Twitter has become increasingly popular since its start in 2006. Many people use it to get their news. According to a study by the Pew Research Center, a nonpartisan fact tank that informs the public about the issues, attitudes and trends shaping America and the world, more than one-third of Twitter users use it to follow journalists or news organizations. There are many positives that Twitter has added to journalism, as well as many negatives. Let’s look at a couple of each.
- Twitter makes it easy to report news right as it is happening. Before Twitter and the internet, people got their news from newspapers, television or radio. The information would not always be up-to-date. Twitter has changed that. Events and stories that break are instantly tweeted and spread to the public. It has changed peoples’ expectations on how quickly they receive their news.
- Twitter allows interaction between users. Journalists are free to interact with their readers and vice versa. It starts conversations. Just because the story ends does not mean the discussion has to, as well. Finally, Twitter allows people around the world to view a journalist’s work, allowing, as the video from PBS above suggests, a global conversation.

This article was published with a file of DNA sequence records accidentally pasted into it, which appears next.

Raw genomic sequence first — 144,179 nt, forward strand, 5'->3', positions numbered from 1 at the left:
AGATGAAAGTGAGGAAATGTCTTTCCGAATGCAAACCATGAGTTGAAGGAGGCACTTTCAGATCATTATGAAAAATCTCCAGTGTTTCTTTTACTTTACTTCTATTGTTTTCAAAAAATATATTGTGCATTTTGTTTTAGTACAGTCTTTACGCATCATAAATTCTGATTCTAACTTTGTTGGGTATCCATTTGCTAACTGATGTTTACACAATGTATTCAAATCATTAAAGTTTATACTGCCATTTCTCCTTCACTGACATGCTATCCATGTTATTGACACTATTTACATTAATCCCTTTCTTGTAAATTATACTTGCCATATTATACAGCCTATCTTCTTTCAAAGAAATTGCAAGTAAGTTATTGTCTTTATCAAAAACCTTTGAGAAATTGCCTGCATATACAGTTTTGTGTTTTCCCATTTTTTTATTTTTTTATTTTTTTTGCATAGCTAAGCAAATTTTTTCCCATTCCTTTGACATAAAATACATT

- Twitter allows anyone to tweet whatever they want. Anyone can be a “journalist”. Rumors and inaccurate statements can be tweeted, and it is up to the people to check the credibility of the source. These rumors often become widespread and it is up to journalists to find out the real truth.
- With increasing pressure to tweet breaking news and other stories first, there is a greater chance of errors being reported, compared to print journalism. For example, CBSSports.com retweeted a report from a journalist who, through only one source, said former Penn State football coach, Joe Paterno, had died. He had not. Trying to break the story first was more important than waiting to confirm the story with multiple sources. As a result the credibility of CBS Sports suffered. This is not the only example of this happening.
Twitter has its positives (immediacy of information, interaction, etc.) and it has its negatives (rumors, error prone, etc.), but is it making journalism better? What is your opinion?